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For more information about this archival news release, please contact Robin Mackar(http://www.niehs.nih.gov/news/media/index.cfm), News Director, Office of Communications & Public Liaison(http://www.niehs.nih.gov/about/od/ocpl/index.cfm) at (919) 541-0073 or by email at rmackar@niehs.nih.gov.
FOR IMMEDIATE RELEASE
Monday, September 2, 1996, 12:00 p.m. EDT
Contact: Tom Hawkins, NIEHS
(919) 541-1402

NIH Scientists Find Mutant Repair Gene MSH3 Has Role in Uterine Cancer

Some endometrial cancers, or tumors in the uterus, appear to result from a mutation in a DNA repair gene, called MSH3, scientists at the National Institute of Environmental Health Sciences reported today in the journal Nature Genetics.

 

When impaired, the gene fails to correct errors that may occur in DNA, the genetic code of cells, the scientists said. These errors may result from environmental or chemical exposures and occur when the cell makes copies of its DNA for new cells.

 

These uncorrected errors, or genetic instability, can result in misspellings, unnecessary stuttering or deletions of the genetic code. This type of instability has been reported in many types of human tumors. Thus, in addition to the role of impaired MSH3 in endocrine cancer, the researchers said, it may play a role in these "other neoplasms that display microsatellite instability"-colon, pancreas, ovary, stomach, lung and bladder.

 

DNA is a long but stable molecule-an ideal substance to which Nature entrusts the genes of every species, individual animal or human, and individual cell. But instability may occur in the DNA's genetic code-and in the cell it controls-when radiation or an environmental chemical damages one or more genes on the DNA strand, permitting genes to shift.

 

Ordinarily, the NIEHS scientists said, the cell uses many repair genes to recognize the errors in the DNA much as a computer's spell check finds errors. But when this or other DNA repair genes have been impaired, the errors remain uncorrected. Over time, the accumulation of these errors can lead to cancer.

 

John I. Risinger of the NIEHS laboratory of molecular carcinogenesis and Asad Umar, Ph.D., of the NIEHS laboratory of molecular genetics contributed equally to the work reported today. They worked in human endometrial cancer tumors and human cell lines. NIEHS' Thomas A. Kunkel, Ph.D., director of the molecular genetic lab, and J. Carl Barrett, Ph.D., director of the molecular carcinogenesis lab and scientific director of the institute, are the senior authorson the paper. Risinger is also a graduate student of Dr. Barrett's at the University of North Carolina, Chapel Hill. Also involved in the study were Jeff Boyd, Ph.D., of the University of Pennsylvania Medical Center in Philadelphia, and Andrew Berchuck, M.D., of the division of gynecologic oncology at Duke University, Durham, N.C.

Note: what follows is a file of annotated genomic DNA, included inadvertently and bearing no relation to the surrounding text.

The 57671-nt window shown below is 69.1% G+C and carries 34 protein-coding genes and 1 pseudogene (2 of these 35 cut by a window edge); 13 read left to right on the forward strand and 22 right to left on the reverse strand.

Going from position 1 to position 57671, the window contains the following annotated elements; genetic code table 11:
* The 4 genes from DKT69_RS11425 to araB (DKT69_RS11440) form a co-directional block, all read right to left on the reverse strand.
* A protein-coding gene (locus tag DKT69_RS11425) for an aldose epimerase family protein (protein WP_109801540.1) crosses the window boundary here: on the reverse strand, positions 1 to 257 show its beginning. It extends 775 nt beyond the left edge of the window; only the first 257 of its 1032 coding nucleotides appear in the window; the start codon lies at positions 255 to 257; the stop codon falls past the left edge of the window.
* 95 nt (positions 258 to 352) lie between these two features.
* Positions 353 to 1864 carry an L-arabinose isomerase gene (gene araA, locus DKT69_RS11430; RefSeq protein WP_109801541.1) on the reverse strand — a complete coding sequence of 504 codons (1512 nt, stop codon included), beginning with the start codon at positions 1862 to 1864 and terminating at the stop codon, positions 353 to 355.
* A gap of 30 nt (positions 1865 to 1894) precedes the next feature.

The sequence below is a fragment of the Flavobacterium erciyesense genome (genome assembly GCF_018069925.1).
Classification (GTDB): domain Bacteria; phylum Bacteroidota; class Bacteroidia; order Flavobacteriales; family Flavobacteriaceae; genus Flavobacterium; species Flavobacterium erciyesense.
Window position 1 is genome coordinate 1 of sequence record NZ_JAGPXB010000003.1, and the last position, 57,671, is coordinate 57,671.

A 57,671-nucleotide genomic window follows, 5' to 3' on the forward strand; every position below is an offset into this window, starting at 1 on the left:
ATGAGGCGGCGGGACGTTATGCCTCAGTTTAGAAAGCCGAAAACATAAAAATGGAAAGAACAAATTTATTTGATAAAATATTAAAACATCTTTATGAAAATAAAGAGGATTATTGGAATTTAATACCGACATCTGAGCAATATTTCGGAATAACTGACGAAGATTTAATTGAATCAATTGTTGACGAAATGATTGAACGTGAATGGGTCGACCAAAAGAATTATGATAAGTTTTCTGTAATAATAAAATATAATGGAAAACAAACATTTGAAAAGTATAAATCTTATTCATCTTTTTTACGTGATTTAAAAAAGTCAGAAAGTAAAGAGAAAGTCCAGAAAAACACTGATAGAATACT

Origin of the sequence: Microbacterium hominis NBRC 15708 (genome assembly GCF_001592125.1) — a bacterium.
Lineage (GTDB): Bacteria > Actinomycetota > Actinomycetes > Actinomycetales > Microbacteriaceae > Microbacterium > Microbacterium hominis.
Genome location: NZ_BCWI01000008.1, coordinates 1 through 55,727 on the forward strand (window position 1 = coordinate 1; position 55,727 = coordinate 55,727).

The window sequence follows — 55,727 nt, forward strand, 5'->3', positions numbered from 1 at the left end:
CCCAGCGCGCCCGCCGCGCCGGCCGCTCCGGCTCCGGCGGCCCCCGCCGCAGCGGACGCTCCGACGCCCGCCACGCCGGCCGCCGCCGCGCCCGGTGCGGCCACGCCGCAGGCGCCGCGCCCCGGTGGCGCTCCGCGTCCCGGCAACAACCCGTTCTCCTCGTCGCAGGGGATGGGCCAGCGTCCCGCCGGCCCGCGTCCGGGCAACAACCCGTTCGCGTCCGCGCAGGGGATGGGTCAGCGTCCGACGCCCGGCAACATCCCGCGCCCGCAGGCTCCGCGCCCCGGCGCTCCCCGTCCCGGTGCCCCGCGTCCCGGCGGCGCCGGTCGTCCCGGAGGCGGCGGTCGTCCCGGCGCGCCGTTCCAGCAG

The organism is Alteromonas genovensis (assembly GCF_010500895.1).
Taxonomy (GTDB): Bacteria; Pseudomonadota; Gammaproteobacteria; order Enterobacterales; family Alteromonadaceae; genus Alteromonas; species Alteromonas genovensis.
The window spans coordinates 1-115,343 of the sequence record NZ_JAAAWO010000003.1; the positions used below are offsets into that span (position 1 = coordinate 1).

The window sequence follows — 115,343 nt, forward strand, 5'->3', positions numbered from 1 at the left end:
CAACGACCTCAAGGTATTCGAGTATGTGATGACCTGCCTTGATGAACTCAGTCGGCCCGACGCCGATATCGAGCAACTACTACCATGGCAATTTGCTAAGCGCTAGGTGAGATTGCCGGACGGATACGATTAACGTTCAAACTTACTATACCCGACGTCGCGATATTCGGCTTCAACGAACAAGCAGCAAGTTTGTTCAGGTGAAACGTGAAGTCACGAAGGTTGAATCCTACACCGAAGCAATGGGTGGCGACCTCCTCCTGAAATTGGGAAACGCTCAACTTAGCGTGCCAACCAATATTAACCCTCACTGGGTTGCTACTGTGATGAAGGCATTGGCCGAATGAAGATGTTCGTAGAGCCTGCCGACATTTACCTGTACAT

According to Risinger, "Mutations of the DNA mismatch genes MLH1 and MSH2 have been shown in hereditary endometrial cancer, whereas mutations of MSH3 appear to be involved in some of the 35,000 sporadic endometrial cancers that occur each year in the United States." The uterus is the fourth most common tumor site in women, after breast, lung and colon-rectal.

 

Dr. Umar said, "Knowing more about this process should help drug companies develop better cancer drugs."

 

Although Japanese scientists discovered MSH3 in 1989, its precise role had not been determined until this study, in which data provided new evidence of a role for MSH3 in DNA mismatch repair and cancer, the NIEHS scientists said. MSH3 joins five other genes now associated with DNA mismatch repair within human cells.

 

In the NIEHS study, a normal, healthy non-mutant MSH3 gene was added to endometrial cancer cells which had defective MSH3. The cells were once again able to repair DNA errors. "However," Dr. Umar said, "we're a long way from being able to make such a correction in a patient with uterine cancer-or to use any sort of gene therapy to treat tumors-though I wouldn't say that might not be possible someday in the future."

 

NIEHS is located in Research Triangle Park in central North Carolina between Raleigh, Durham and Chapel Hill and is one of the federal National Institutes of Health. A major thrust of NIEHS' basic research involves susceptibility-why some people are more susceptible to environmental factors and diseases they cause or trigger.

 

Scientist John Risinger can be reached at 919/541-2252 (work)




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